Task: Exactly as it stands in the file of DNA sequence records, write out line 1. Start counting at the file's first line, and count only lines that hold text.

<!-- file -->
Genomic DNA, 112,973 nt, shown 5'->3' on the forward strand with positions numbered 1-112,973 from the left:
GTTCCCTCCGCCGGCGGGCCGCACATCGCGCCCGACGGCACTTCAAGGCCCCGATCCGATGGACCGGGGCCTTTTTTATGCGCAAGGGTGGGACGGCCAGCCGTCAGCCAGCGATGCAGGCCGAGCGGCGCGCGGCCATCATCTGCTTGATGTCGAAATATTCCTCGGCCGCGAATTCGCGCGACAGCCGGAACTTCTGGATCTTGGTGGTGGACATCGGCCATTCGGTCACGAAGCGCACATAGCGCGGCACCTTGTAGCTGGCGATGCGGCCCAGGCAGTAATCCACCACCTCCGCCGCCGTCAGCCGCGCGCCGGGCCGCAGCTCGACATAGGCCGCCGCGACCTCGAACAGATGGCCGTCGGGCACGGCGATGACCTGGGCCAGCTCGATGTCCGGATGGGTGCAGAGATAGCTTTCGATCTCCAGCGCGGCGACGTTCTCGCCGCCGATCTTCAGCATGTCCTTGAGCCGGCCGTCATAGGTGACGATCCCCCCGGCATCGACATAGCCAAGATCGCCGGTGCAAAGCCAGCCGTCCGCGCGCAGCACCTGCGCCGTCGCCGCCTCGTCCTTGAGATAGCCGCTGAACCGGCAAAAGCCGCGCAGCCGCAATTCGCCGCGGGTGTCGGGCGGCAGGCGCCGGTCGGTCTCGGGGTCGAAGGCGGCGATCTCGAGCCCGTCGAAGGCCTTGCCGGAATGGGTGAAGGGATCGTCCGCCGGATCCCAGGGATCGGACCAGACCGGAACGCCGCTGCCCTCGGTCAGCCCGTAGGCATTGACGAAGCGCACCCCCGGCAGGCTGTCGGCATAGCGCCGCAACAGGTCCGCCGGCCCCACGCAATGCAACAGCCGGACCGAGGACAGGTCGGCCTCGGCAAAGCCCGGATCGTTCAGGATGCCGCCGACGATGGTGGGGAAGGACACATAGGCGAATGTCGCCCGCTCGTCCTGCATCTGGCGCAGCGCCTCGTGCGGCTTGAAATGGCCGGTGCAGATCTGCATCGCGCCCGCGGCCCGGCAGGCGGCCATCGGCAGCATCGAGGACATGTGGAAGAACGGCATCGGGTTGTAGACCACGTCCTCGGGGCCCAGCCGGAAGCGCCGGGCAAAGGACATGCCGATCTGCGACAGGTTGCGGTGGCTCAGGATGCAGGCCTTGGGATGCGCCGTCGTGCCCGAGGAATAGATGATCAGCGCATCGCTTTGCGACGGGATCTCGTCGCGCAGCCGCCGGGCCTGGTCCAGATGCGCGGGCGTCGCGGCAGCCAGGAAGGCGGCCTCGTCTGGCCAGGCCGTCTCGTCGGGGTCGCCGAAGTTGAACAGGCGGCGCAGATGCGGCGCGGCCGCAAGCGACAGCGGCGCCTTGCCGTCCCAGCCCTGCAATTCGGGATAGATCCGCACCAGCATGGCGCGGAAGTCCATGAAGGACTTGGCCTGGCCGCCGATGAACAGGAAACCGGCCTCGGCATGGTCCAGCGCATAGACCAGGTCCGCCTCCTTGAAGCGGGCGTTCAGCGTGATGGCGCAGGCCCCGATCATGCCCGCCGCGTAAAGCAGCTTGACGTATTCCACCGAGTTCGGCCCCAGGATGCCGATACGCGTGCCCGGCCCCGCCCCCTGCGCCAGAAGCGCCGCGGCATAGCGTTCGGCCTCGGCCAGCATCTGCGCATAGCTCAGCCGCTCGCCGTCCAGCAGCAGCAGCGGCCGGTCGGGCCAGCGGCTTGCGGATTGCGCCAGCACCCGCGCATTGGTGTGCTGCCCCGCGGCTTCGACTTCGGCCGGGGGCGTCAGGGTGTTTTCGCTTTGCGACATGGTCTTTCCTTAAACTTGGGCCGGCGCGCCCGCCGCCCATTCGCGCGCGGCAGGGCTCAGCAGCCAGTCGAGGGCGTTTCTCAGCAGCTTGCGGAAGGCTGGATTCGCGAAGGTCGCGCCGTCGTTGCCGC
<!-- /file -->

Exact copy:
Genomic DNA, 112,973 nt, shown 5'->3' on the forward strand with positions numbered 1-112,973 from the left: